Content creators understand that the best way to reach people is with an overall mix that uses the investment and time spent on creating great content in multiple places. Once this post is done for example, it will go out via newsletter, Facebook, Twitter. I’ll likely repost elements of it in other posts. I’ll likely link to it in other writing in the future. I’ll send the link as a reference in email in a conversation. In short, it will get remixed and distributed in many other types of formats and places at different times. The goal of which is to reach people where they are and how they want to be engaged. I’m creating content in a mix of different formats, sometimes with remixing existing content, sometimes with creating entirely medium specific content. I’m experimenting to find what works well for me, and what also connects with audiences.

Let’s talk about some specific tactics:

Tactics: Streaming Video

Online video is one of the most engaging types of content there is. It’s easy to see why. We can get a visceral experience of what we’re interested in. We hear voice, see body language, we can connect with the teacher. It’s powerful. Video content is the fastest growing form of content online. It’s highly shareable, and great videos travel around the Internet creating interest in those who have created them. Having video matters if you want to connect and build relationships. Historically it has been difficult to produce. Now it’s easier than ever.

Here’s a good guide to creating video from Movements.org and our recommended video host is Vimeo.

Tactics: Audio Podcasts

Audio is another type of highly engaging content that is somewhat easier to create than video, but shares many of the some possibilities for creating connections with users.

Here’s a good guide on creating podcasts from How Stuff Works.

Tactics: Photos

Have someone take photos of your speaking engagements and your work. Don’t be shy. People want to see you in the context of how you’re working. They want to see people and human connection. Have a ready and consistent supply of different images that show you in your natural working state are one of the best ways to draw a connection with your audience to what you might be writing about and communicating.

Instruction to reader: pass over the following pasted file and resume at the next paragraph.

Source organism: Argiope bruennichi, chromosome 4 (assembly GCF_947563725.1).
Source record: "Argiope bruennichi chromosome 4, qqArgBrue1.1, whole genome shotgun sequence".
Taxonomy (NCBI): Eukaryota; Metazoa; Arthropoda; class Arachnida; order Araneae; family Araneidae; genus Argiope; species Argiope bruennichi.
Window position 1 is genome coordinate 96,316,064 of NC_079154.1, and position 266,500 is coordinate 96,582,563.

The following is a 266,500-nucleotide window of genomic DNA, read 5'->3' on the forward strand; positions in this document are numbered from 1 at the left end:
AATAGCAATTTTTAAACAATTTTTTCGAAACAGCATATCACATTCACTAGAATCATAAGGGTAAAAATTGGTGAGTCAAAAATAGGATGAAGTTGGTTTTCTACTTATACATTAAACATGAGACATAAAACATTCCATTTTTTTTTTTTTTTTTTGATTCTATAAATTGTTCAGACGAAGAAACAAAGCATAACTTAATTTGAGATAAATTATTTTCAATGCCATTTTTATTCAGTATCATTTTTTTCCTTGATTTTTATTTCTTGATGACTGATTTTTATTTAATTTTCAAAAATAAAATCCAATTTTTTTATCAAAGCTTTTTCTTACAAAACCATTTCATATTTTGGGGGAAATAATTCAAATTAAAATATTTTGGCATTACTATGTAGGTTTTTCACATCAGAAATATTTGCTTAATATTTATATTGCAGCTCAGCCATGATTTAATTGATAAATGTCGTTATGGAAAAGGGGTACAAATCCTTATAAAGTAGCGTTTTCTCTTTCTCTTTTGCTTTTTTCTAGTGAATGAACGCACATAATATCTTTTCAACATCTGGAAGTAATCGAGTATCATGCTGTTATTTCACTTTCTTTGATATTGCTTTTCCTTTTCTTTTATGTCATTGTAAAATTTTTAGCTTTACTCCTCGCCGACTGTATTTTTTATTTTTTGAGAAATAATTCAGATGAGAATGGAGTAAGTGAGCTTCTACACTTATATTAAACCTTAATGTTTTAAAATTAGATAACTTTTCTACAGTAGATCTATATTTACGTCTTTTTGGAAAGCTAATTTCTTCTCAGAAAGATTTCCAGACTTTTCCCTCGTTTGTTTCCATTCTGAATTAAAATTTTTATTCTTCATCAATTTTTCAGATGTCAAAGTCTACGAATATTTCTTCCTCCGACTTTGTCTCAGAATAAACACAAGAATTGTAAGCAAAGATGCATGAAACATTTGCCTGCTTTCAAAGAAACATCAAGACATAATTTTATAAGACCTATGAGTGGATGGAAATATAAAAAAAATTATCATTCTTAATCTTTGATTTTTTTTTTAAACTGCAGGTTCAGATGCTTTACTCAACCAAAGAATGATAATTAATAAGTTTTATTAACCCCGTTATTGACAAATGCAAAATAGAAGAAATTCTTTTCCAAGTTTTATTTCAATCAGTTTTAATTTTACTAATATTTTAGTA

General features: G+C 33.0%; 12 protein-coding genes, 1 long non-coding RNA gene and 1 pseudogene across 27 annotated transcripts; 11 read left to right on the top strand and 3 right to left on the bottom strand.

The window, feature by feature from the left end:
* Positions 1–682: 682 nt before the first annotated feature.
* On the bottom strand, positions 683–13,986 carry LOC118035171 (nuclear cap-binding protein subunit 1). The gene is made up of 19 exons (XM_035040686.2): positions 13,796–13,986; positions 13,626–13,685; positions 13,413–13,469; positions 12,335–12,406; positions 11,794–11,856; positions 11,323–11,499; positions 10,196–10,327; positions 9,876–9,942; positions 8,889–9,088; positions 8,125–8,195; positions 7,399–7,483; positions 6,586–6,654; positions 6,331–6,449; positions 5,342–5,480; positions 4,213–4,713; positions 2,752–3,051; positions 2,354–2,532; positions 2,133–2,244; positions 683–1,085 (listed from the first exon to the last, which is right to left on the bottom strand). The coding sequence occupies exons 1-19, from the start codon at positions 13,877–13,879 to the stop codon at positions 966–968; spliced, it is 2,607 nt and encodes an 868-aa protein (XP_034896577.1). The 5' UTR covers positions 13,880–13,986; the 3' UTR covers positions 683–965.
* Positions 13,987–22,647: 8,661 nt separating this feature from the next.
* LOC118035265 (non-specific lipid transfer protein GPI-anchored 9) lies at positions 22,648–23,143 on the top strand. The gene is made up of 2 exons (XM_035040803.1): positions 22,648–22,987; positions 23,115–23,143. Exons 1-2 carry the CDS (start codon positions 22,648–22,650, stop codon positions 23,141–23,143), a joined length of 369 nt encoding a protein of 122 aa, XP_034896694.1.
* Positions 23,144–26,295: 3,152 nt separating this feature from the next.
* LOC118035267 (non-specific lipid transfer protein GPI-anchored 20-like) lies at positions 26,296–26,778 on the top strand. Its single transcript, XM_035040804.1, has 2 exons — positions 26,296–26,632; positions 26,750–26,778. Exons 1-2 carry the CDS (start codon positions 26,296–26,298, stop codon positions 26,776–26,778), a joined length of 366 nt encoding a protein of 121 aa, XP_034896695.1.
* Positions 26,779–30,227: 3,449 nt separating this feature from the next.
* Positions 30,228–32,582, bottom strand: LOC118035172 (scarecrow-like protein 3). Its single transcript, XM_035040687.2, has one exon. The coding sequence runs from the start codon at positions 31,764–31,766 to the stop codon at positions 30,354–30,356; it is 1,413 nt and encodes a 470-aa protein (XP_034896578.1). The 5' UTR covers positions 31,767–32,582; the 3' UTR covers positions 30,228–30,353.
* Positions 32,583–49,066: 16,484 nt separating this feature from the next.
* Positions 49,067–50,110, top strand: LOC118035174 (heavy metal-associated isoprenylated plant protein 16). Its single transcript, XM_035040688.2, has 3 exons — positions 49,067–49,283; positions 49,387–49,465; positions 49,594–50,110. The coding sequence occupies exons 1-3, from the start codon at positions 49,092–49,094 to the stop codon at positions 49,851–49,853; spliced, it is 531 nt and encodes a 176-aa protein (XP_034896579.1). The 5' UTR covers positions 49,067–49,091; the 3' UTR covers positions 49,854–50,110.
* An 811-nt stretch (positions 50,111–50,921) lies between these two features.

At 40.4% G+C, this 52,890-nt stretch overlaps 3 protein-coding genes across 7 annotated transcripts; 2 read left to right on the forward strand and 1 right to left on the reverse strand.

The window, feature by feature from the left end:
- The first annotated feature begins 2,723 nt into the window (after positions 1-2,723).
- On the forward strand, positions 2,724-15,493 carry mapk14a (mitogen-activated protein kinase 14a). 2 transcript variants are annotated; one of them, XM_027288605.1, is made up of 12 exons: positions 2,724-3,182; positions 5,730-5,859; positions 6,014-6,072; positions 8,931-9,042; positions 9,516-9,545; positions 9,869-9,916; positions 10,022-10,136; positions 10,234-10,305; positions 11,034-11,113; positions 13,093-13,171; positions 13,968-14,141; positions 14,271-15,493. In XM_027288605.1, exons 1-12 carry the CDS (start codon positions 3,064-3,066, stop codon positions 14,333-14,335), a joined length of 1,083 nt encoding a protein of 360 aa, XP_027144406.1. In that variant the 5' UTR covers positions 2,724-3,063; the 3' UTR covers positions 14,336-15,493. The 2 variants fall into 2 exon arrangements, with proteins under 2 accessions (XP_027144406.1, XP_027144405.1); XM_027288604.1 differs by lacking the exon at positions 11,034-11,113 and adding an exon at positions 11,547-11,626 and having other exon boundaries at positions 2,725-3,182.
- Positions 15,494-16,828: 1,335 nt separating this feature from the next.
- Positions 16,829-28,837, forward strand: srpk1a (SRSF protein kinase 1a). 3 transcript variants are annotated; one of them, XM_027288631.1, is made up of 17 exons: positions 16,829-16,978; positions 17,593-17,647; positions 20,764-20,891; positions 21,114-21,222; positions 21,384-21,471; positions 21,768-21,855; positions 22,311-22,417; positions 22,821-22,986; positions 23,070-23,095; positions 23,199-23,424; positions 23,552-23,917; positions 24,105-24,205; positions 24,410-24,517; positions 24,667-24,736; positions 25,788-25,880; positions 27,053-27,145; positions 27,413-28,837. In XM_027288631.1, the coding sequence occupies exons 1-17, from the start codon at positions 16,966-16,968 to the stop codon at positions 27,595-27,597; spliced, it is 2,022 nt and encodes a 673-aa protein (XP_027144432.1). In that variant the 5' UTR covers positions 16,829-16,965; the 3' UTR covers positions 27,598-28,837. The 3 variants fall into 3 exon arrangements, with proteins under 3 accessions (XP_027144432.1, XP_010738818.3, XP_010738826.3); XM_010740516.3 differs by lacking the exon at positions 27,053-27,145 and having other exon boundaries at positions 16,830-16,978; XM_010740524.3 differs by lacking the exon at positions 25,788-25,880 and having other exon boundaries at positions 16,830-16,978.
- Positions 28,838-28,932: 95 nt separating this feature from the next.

Tactics: Writing

Obviously, great writing is one the central components of any content story. Getting better at writing is a personal challenge of mine. I’m working at it always. Writing online presents some unique challenges. Every medium has a different culture and expectation from the user. Your challenge is to find a way to connect the why, with the who, your story and the particular medium in an engaging way. Here are some thoughts on what writing well means and where I’ve found inspiration and a great resource for writing magical content from Copy Blogger.

Resource: Remember Everything

Online content is different. At its best, it’s a combination of visual and written assets that work together to tell a story. Most of us have a way of capturing our thoughts as we prepare to write and create content. I’m not suggesting you change something that is working for you, if it is working for you. But I’d like to recommend one of the best tools I know of for capturing the pieces of your online stories, be they photos, videos, links, voice recordings; really anything that you want to capture and make searchable and use at some later date to create content for your work.

The software I’d recommend is called Evernote. It works on all platforms, MAC, PC and more importantly Blackberry or iPhones. It’s a great tool for capturing all of these creative online elements. Use it anyway that you feel like it might work for you. I use it to capture all my thoughts as I’m working on writing or thinking about writing. I take notes and inspirations on my iPhone, sync it with my desktop, make edits, adjust and tune it, sit with it for a while, add some ideas, take some out. It’s the platform of choice for the creative process of content creation.

Understand why you’re doing what you’re doing. Remind yourself of that as you enter move through your day. Ideas for creating valuable and interesting content will emerge. Be prepared to capture it and record it.

Resource: One Great Example

Some people are great examples of how to do this well. I’m sure you have your own examples. Some are doing video really well, but not writing or vice versa. One of the best examples that I’ve found lately, from someone who doesn’t have the kind of resources like an Eckhart Tolle or Deepak Chopra is Dr. Laura Markham from Aha Parenting.

Dr. Laura Markham understands the potency of why she’s creating content, who she is making it for and how the mix of content captures the imagine and all the various ways her audience wants to engage with her. She produces exceptional content for newsletters, her website, for video, radio and this all translates into material for speaking engagements, coaching, eBook sales and teleseminars. It’s a great model to watch and understand how she makes it all work together.

1 reply
  1. Joel Solomon
    Joel Solomon says:

    Christopher. Very well written, informative, and motivating. Thank you so much for your clarity, smarts, and generosity. Your support for the culture, connection, and citizenship that is Hollyhock, is most appreciated.

    Joel

    Reply